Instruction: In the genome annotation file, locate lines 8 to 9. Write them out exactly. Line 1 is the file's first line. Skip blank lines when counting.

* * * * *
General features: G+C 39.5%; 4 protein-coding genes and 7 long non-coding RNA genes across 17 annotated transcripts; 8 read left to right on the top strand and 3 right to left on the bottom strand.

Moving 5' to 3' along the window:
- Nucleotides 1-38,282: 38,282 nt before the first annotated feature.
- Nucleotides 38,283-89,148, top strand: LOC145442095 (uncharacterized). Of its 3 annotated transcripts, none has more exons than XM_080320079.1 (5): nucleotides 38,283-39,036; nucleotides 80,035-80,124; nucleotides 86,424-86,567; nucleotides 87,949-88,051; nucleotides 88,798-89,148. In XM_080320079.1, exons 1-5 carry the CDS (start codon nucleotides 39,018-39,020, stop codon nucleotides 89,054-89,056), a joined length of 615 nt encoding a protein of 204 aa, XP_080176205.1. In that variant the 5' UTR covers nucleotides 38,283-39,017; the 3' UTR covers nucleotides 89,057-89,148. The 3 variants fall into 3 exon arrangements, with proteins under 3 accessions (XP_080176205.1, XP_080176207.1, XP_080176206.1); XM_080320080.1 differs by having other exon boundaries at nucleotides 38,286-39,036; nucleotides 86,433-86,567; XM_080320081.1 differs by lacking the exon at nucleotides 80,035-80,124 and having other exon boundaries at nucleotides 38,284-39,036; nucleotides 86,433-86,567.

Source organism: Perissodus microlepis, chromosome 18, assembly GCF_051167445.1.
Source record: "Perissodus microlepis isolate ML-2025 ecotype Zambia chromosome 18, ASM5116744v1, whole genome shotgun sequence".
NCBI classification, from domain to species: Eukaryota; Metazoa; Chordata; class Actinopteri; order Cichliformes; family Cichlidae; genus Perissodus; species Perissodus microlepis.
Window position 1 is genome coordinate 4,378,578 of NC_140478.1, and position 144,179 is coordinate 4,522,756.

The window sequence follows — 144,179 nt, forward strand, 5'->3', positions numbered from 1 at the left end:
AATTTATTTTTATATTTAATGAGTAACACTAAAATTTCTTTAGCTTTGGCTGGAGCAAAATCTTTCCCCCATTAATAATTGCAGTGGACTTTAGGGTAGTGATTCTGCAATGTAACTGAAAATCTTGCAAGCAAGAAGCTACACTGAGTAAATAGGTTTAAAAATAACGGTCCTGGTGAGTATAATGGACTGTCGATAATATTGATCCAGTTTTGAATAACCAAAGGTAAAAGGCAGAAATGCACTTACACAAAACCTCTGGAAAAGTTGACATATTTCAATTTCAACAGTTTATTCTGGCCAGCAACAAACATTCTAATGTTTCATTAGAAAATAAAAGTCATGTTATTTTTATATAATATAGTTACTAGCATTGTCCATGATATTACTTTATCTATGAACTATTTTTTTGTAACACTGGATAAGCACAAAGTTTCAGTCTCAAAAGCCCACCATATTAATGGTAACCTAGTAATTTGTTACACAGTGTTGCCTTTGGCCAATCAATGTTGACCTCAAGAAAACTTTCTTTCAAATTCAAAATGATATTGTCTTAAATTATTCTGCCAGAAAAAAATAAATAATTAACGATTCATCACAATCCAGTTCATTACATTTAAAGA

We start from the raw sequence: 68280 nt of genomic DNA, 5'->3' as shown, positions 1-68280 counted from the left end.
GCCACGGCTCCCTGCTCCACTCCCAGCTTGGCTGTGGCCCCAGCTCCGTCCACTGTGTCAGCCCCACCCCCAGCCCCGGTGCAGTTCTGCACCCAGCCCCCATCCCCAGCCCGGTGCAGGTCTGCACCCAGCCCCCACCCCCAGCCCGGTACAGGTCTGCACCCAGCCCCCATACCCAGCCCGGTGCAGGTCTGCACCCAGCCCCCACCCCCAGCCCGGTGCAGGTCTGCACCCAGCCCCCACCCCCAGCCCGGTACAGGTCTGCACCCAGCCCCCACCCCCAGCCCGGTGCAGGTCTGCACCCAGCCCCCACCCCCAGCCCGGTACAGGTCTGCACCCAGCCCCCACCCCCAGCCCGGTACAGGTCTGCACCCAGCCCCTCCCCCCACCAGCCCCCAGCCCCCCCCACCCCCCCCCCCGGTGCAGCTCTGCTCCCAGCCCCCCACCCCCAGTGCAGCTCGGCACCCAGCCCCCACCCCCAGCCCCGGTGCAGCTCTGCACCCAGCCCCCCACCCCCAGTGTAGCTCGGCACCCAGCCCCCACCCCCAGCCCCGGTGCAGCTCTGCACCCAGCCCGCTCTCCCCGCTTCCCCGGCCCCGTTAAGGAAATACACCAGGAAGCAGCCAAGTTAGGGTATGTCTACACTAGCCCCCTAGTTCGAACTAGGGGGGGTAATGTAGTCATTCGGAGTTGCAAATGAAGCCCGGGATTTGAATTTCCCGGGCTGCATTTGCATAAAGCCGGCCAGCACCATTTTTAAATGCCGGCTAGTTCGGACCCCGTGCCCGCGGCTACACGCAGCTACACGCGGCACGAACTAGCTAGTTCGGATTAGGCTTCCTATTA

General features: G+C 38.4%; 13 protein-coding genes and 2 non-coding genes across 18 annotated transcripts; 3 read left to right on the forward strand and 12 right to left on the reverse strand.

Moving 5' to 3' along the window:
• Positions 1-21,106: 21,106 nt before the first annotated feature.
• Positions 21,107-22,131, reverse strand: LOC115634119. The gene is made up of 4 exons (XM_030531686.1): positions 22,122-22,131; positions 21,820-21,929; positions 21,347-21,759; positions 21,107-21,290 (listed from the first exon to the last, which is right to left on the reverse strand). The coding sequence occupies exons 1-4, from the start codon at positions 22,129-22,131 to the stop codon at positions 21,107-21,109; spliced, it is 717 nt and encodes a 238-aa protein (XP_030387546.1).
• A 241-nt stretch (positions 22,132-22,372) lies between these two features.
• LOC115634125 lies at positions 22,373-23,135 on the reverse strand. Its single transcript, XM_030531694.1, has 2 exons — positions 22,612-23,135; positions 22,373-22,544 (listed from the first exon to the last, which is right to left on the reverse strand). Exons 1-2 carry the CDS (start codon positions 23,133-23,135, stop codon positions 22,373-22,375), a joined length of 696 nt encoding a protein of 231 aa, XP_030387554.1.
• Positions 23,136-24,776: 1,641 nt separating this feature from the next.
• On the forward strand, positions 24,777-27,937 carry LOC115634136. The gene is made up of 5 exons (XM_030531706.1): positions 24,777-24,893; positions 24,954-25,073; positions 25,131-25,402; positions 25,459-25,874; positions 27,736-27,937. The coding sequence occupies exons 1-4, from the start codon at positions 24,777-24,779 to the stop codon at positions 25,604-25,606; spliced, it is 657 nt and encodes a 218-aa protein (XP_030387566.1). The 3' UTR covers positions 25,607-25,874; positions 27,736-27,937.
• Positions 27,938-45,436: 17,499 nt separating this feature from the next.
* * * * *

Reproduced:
Window position 1 is genome coordinate 4,378,578 of NC_140478.1, and position 144,179 is coordinate 4,522,756.

The window sequence follows — 144,179 nt, forward strand, 5'->3', positions numbered from 1 at the left end: